Marx's General: The Revolutionary Life of Friedrich Engels
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"Written with brio, warmth, and historical understanding, this is the best biography of one of the most attractive inhabitants of Victorian England, Marx's friend, partner, and political heir."―Eric Hobsbawm
Friedrich Engels is one of the most intriguing and contradictory figures of the nineteenth century. Born to a prosperous mercantile family, he spent his life enjoying the comfortable existence of a Victorian gentleman; yet he was at the same time the co-author of The Communist Manifesto, a ruthless political tactician, and the man who sacrificed his best years so that Karl Marx could have the freedom to write. Although his contributions are frequently overlooked, Engels's grasp of global capital provided an indispensable foundation for communist doctrine, and his account of the Industrial Revolution, The Condition of the Working Class in England, remains one of the most haunting and brutal indictments of capitalism's human cost.
Drawing on a wealth of letters and archives, acclaimed historian Tristram Hunt plumbs Engels's intellectual legacy and shows us how one of the great bon viveurs of Victorian Britain reconciled his exuberant personal life with his radical political philosophy. This epic story of devoted friendship, class compromise, ideological struggle, and family betrayal at last brings Engels out from the shadow of his famous friend and collaborator.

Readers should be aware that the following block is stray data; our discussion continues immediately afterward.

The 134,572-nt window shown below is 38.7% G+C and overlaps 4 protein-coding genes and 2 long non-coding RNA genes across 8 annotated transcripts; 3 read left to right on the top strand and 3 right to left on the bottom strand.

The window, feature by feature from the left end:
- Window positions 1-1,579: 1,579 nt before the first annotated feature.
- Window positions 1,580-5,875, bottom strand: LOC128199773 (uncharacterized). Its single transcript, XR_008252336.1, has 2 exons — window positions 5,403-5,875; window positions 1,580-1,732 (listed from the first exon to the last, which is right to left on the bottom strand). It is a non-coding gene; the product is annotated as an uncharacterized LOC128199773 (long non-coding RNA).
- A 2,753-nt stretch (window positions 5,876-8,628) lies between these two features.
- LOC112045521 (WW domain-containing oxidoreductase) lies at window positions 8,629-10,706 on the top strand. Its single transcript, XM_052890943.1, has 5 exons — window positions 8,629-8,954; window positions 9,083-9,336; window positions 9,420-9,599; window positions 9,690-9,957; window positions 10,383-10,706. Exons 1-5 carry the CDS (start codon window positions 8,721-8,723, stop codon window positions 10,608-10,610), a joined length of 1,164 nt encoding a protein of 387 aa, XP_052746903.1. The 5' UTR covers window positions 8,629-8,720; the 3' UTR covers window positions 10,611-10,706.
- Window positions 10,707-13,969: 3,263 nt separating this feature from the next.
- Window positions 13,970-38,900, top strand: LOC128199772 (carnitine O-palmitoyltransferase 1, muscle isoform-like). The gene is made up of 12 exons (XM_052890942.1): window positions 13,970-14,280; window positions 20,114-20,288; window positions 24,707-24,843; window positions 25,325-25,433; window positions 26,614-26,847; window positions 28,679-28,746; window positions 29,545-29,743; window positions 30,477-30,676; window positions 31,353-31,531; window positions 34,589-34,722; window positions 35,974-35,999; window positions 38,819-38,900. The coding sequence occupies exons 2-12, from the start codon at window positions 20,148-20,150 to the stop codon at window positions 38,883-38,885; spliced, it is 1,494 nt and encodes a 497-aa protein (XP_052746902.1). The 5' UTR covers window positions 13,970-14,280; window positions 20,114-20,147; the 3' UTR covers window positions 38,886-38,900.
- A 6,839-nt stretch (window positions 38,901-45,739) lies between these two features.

bash the same enemy on the same battlefield together with an old comrade like you," he promised Lessner.70 The General was once more ready for action. 8 THE GRAND LAMA OF THE REGENT'S PARK ROAD Engels did not immediately take to London. "One accustoms oneself only with difficulty to the gloomy atmosphere and the mostly melancholy people, to the seclusion, the class divisions in social affairs, to the life in closed rooms that the climate prescribes," he wrote. ''One has to tone down somewhat
Portugal, a~d Denmark, Engels was de facto in charge of coordinating the proletarian struggle 240 MARX'S GENERAL across the Continent. His passion for street politics, his organizing skills, and his ability to churn out barbed polemics made him the ideal choice to keep the European left's warring factions in order. In the words of the Austrian communist Victor Adler, Engels proved himself the "greatest tactician" of international socialism. He managed this messy, fragmented movement from his
sophistry of the 'heddicated' and 'sensitive' daughters of the bourgeoisie." In fact, purposeful, intelligent women who were neither pretty nor named Marx were frequently the subject of misogynistic abuse by Engels. There are numerous comments in Engels's letters showing his abhorrence for "affected, 'eddicated' Berlin ladies.'' 119 He particularly disliked middle-aged female intellectuals, so the secularist, feminist theosophist Annie Besant was "Mother Besant," the journalist and war
the audience to respond. Only members of the working class-the handmaidens of the communist future, but not yet allowed into Elberfeld's finer drinking establishmentswere absent from the discussion of their predicament. Engels thought the evening, which began with a reading of Shelley, an astounding success. "All Elberfeld and Barmen, from the financial aristocracy to epicerie, was represented, only the proletariat being excluded .... The ensuing discussion lasted until one o'clock. The subject
a diaspora of emigres, exiles, revolutionaries, and communists huddled together in the capital of the one country that had so spectacularly failed to rise to the '48 revolution. Far ·removed from the turmoil of the Continent, conservative mid-Victorian England was to be his home for the next forty years. MANCHESTER IN SHADES OF GRAY 6 MANCHESTER IN SHADES OF GRAY On Saturday I went out fox-hunting-seven hours in the saddle. That sort of thing always keeps me in a state of devilish excitement